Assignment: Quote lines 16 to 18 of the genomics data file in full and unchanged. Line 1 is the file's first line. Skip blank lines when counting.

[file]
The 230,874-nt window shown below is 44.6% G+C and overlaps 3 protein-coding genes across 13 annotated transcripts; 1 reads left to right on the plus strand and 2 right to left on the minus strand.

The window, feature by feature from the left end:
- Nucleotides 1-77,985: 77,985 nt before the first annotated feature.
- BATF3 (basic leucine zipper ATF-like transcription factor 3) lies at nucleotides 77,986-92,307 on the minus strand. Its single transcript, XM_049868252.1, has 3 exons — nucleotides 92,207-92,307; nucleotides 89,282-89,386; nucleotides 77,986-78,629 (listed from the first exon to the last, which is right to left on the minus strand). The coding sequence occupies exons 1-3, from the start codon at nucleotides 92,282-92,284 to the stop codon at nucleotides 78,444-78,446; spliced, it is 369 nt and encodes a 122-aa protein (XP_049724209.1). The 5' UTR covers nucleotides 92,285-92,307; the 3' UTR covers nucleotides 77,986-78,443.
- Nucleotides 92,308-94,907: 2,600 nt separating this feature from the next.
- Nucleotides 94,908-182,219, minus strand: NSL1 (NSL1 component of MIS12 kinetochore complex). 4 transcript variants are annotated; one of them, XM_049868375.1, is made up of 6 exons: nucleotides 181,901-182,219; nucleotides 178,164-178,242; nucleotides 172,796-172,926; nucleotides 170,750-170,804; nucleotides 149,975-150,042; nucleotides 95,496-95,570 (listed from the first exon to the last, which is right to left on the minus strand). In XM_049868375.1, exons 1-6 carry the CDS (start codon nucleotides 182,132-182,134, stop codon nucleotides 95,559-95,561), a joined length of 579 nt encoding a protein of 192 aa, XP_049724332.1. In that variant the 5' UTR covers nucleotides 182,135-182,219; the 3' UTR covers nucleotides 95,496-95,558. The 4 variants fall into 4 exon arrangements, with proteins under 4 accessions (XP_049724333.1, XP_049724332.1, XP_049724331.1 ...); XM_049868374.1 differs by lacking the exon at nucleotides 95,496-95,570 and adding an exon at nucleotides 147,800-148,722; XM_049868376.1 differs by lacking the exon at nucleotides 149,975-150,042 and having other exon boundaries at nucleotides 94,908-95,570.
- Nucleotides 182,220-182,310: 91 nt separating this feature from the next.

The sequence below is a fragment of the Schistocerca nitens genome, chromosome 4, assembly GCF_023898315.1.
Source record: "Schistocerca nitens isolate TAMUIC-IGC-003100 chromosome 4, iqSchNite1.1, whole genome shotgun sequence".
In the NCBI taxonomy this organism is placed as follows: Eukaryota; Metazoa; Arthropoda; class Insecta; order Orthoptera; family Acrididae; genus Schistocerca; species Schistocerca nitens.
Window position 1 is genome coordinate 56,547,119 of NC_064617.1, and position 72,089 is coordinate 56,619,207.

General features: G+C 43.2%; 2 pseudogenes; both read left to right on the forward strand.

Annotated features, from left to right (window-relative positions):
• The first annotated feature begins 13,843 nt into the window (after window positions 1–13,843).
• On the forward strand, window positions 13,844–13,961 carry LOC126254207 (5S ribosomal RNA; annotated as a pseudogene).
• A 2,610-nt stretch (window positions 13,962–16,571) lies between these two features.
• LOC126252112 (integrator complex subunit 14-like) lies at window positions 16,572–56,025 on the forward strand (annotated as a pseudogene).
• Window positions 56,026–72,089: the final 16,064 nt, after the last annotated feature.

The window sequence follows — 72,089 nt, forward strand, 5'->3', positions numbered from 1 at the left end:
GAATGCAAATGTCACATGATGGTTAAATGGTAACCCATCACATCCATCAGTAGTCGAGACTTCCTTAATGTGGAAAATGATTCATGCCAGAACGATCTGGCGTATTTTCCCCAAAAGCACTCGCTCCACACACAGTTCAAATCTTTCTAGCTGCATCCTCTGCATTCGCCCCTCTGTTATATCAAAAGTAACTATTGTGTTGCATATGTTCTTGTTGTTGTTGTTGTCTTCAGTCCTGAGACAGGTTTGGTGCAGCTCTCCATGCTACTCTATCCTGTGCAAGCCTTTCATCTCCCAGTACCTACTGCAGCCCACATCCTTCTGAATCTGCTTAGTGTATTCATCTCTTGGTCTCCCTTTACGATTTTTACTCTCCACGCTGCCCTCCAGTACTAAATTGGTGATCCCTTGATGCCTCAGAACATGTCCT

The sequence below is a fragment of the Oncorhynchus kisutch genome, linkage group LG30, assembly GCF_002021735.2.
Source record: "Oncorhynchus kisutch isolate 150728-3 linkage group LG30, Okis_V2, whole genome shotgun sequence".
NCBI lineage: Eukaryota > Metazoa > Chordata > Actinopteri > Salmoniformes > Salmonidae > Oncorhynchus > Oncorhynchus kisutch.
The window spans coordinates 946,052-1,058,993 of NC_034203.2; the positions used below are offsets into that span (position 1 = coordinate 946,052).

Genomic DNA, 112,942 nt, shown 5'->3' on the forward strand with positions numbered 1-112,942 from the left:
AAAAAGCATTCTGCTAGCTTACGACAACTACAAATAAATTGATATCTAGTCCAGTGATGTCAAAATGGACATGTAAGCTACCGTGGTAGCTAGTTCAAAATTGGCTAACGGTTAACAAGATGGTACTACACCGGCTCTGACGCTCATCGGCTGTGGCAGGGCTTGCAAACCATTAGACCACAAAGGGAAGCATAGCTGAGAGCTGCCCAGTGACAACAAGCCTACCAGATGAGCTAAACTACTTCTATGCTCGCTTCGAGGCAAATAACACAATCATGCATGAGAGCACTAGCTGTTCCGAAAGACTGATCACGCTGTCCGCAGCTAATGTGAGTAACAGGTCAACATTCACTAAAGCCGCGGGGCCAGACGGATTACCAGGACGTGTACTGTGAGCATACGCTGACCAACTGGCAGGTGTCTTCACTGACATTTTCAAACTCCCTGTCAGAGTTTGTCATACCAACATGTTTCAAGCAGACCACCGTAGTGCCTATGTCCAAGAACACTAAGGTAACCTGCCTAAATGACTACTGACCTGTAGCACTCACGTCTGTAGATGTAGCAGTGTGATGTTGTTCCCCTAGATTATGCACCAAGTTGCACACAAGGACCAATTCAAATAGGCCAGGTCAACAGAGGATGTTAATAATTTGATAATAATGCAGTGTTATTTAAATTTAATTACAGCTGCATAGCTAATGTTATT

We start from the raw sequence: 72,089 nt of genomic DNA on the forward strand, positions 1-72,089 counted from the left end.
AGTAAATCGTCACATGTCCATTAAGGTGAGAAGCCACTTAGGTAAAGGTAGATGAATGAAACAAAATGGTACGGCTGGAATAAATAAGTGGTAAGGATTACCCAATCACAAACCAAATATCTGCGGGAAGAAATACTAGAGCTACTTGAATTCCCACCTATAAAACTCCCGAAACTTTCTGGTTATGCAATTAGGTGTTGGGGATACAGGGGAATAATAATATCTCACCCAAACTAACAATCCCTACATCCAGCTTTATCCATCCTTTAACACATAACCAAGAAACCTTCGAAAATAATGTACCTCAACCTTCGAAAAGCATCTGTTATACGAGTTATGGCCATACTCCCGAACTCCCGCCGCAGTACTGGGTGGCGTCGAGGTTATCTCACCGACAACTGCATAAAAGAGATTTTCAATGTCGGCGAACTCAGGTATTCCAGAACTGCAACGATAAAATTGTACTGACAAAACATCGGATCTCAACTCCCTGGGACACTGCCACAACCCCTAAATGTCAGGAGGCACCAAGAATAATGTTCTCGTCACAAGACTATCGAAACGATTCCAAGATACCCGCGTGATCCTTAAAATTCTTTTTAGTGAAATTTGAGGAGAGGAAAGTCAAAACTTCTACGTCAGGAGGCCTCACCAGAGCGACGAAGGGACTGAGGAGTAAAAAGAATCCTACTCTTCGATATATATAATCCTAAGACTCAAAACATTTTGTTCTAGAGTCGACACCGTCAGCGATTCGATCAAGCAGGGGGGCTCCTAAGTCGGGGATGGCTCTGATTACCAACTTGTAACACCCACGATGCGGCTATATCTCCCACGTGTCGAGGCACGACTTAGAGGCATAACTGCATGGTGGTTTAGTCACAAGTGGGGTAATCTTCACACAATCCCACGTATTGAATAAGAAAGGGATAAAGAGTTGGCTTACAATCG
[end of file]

• A 2,610-nt stretch (window positions 13,962–16,571) lies between these two features.
• LOC126252112 (integrator complex subunit 14-like) lies at window positions 16,572–56,025 on the forward strand (annotated as a pseudogene).
• Window positions 56,026–72,089: the final 16,064 nt, after the last annotated feature.